Does paper actually get recycled? The industry answers.

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Question: You put your recycling in the bin and drop it at the curb. Then what happens? Does it actually get recycled? 

Answer: Yes! At paper mills across the country, recycled paper is used to make the essential products millions of people rely on. 

Here’s how it works: 

After your local recycling hauler picks up your recycling, it’s taken to a materials recovery facility (MRF) where it’s sorted into like things.  

Workers remove items that shouldn’t be there, also called contaminates. That include things like plastic bags, holiday lights, diapers and even bowling balls.  

Paper is often separated first and sorted into groups for cardboard, mixed paper, office paper, among others. Then, the paper is baled and shipped to a paper mill where it’s turned into new paper products.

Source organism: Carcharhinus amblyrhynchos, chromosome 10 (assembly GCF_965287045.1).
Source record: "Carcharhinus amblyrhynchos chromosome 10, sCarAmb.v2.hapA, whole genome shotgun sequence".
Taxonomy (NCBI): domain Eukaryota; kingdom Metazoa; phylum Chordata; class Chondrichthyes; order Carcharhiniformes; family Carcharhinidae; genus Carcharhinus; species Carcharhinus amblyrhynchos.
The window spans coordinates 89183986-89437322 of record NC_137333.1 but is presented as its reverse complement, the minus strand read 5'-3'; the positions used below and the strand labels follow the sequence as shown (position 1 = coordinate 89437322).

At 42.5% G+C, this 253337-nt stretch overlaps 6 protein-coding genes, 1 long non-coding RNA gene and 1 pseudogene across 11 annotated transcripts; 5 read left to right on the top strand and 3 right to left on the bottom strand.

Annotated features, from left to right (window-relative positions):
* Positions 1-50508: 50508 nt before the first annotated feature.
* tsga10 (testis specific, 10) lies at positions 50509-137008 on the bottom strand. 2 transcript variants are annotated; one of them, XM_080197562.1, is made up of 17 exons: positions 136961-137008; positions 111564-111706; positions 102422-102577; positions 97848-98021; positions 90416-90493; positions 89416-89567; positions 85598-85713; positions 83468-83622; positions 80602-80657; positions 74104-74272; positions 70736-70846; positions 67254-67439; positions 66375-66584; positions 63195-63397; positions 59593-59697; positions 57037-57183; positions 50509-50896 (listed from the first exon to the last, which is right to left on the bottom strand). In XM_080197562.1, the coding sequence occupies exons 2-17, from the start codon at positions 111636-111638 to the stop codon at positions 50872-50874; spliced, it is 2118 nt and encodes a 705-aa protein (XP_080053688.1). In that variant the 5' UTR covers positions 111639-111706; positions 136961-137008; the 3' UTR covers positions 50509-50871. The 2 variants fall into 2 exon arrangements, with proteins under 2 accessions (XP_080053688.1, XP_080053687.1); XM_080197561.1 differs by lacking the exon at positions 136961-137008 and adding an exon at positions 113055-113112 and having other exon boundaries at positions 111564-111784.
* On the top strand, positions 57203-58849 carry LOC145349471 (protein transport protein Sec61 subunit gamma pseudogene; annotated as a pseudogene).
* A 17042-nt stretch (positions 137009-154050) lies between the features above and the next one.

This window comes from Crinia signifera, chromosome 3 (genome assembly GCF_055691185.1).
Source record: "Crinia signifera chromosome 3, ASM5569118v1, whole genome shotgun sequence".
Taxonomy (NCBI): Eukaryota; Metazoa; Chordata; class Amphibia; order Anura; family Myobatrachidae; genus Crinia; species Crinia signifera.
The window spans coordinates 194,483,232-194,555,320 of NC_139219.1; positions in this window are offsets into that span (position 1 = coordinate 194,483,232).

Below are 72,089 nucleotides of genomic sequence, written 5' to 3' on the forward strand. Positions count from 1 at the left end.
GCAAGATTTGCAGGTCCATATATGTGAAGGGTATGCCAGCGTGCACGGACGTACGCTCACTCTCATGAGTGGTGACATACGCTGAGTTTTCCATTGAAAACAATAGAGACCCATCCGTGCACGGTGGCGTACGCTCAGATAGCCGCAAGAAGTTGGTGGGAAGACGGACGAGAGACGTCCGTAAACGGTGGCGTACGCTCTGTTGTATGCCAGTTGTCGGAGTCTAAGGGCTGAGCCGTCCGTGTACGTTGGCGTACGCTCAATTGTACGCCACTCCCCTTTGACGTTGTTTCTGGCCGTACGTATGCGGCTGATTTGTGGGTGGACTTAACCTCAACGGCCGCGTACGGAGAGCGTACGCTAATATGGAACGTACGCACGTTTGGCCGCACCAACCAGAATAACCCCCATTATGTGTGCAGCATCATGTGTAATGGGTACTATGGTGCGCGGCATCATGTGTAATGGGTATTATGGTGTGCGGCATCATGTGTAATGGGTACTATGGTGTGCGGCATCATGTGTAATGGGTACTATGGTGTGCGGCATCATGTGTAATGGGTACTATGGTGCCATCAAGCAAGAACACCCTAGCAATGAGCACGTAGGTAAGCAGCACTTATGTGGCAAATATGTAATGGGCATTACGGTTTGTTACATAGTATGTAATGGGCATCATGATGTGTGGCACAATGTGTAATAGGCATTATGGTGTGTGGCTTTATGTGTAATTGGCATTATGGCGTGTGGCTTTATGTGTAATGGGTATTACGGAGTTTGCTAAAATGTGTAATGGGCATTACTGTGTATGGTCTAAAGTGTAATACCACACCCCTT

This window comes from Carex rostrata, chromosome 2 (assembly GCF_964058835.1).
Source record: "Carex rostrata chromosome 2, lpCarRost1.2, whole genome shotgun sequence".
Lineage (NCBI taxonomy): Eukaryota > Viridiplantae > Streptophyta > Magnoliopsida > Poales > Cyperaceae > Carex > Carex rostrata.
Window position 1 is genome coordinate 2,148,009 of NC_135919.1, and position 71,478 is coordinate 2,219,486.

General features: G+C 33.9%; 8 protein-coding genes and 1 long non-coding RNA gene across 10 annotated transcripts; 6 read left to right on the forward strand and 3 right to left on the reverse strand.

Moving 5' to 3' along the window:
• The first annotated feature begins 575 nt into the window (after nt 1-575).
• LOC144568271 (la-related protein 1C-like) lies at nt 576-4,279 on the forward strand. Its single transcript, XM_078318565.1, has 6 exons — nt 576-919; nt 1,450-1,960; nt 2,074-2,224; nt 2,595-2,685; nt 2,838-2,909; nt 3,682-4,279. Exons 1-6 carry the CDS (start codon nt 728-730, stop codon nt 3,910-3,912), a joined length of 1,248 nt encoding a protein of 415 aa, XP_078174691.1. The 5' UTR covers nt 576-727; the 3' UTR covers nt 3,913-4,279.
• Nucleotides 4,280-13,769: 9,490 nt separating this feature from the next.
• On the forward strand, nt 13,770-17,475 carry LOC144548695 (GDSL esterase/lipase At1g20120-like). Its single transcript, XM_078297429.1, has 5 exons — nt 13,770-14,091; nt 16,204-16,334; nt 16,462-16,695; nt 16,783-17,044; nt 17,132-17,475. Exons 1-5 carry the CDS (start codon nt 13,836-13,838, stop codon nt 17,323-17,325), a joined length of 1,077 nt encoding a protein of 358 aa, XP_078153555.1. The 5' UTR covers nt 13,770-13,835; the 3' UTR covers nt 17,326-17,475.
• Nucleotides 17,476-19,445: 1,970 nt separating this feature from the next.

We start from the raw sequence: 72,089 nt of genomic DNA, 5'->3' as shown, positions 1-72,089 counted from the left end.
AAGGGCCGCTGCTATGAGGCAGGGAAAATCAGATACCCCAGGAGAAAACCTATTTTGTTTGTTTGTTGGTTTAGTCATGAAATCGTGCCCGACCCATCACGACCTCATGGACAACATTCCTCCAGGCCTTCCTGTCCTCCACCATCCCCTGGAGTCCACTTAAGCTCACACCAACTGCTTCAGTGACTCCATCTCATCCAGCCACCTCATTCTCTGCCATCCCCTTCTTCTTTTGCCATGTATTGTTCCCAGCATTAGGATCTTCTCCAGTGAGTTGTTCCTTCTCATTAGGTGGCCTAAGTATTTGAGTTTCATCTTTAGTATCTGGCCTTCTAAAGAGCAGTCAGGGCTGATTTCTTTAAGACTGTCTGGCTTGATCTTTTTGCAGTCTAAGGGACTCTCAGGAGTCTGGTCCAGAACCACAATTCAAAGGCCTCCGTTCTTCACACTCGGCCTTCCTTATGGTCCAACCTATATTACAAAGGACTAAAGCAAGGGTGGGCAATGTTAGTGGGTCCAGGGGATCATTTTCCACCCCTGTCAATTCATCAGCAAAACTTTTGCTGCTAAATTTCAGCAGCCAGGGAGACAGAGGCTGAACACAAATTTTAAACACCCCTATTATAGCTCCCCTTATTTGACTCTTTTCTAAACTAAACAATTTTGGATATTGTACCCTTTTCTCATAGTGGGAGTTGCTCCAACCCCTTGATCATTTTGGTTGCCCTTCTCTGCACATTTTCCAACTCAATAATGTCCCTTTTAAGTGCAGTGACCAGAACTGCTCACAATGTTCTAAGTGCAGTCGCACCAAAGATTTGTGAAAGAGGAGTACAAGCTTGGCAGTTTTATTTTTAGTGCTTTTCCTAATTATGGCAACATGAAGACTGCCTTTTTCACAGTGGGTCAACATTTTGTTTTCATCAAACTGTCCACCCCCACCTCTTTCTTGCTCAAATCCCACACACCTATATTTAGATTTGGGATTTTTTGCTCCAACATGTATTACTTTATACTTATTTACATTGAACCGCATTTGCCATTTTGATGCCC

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Paper recycling is a success story.  

In 2020, the paper recycling rate was 65.7 percent. Nearly half of recycled paper went into manufacturing containerboard – the material used to make cardboard boxes. 

Recycled paper is also used to make tissue products like toilet paper and paper towels, as well as newspapers.  

Doing your part -- recycling dry and clean paper products – ensures this process keeps going. 

So, what can you do to make sure you’re recycling properly? Check your local municipality’s website to understand what’s accepted in your area. And when it comes to paper items: keep them dry and clean, then put them in the recycling bin. 

Source: AF&PA